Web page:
Four U.S. Navybattleships were sunk (two of which were raised and returned to service later in the war) and all of the four other battleships present were damaged. The Japanese also sank or damaged three cruisers, three destroyers, an anti-aircraft training ship and one minelayer. 188 U.S. aircraft were destroyed, 2,402 personnel were killed and 1,282 were wounded. The power station, shipyard, maintenance, and fuel and torpedo storage facilities, as well as the submarine piers and headquarters building (also home of the intelligence section) were not attacked. Japanese losses were light, with 29 aircraft and five midget submarines lost, and 65 servicemen killed or wounded. One Japanese sailor was captured.
Adolf Hitler – Fascist dictator of Nazi Germany and perpetrator of WWII.
Adolf Hitler (20 April 1889 – 30 April 1945) was an Austrian-born German politician and the leader of the National Socialist German Workers Party , popularly known as the Nazi Party. He was the ruler of Germany from 1933 to 1945, serving as chancellor from 1933 to 1945 and as head of state (Führer und Reichskanzler) from 1934 to 1945. He was named by Time Magazine as one of the 100 most influential people of the 20th century.
Within three years, Germany and the Axis powers occupied most of Europe and large parts of Africa, East and Southeast Asia and the Pacific Ocean. However, the Allies gained the upper hand from 1942 onward and in 1945 Allied armies invaded Germany from all sides. His forces committed numerous atrocities during the war, including the systematic killing of as many as 17 million civilians including the genocide of an estimated six million Jews, known as the Holocaust.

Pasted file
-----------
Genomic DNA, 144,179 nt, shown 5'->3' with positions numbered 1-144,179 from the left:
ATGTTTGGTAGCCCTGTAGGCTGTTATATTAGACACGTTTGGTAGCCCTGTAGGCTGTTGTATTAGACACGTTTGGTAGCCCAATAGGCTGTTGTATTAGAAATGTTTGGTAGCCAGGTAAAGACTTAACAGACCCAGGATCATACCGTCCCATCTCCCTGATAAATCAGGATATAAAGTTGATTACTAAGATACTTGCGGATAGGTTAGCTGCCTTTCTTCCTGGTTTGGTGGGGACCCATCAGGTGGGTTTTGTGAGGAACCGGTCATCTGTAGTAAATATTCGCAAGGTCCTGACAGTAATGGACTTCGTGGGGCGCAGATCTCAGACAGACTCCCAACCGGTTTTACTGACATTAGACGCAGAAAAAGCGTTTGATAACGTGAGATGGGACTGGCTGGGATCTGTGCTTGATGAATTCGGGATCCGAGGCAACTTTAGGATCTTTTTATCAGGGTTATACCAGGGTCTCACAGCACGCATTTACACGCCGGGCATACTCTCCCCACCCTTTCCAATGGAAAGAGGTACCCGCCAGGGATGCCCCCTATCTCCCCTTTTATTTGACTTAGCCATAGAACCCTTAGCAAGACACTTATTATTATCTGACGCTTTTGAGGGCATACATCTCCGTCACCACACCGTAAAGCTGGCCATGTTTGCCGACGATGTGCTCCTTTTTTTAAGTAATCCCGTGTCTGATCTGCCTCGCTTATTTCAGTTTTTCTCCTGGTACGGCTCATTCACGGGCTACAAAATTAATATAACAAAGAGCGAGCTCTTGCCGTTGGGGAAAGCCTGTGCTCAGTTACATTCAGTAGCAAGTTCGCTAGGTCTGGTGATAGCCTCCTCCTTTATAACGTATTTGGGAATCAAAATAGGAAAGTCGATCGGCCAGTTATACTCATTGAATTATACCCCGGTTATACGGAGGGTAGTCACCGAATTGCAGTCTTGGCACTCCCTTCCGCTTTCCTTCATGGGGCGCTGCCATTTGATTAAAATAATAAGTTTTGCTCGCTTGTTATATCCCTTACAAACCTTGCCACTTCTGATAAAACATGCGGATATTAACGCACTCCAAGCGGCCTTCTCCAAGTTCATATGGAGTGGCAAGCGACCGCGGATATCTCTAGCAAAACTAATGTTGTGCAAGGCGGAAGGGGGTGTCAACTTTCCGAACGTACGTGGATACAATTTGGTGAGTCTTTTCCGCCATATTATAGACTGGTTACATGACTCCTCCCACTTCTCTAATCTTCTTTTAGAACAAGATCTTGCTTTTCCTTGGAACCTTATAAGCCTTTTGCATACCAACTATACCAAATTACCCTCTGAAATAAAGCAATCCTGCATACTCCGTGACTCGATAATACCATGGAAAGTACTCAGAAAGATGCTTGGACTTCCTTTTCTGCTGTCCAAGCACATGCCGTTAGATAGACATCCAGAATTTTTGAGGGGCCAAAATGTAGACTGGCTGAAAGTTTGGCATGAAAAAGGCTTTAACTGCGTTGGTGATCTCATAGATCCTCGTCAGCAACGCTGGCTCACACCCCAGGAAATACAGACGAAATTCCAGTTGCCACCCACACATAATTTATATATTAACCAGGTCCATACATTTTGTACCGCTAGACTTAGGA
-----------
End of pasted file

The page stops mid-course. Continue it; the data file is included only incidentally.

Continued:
The author of “Sea Biscuit,” Laura Hillenbrand, has a new book out and it is an amazing story. The book is “Unbroken: A World War II Story of Survival, Resilience, and Redemption.” The first part of the book follows the life of Louis Zamperini from a rocky childhood through to his unlikely participation, right out of high school, in the 1936 Berlin Olympics. Then World War II came along and swept his country into war, and him into service to his country. What followed was an unbelievable story of survival, first in the Pacific Ocean and then, in Japanese POW camps for the duration of the war. Finally, the book recounted his difficult and frustrating adjustment to life after the war. The book was one of those rare books that are both difficult to read and to put down. I was enthralled with the story and took a new appreciation of the US war with Japan from it. I would recommend this book to anyone but I would urge anyone to read it that is interested in understanding where our GI generation got its stuff.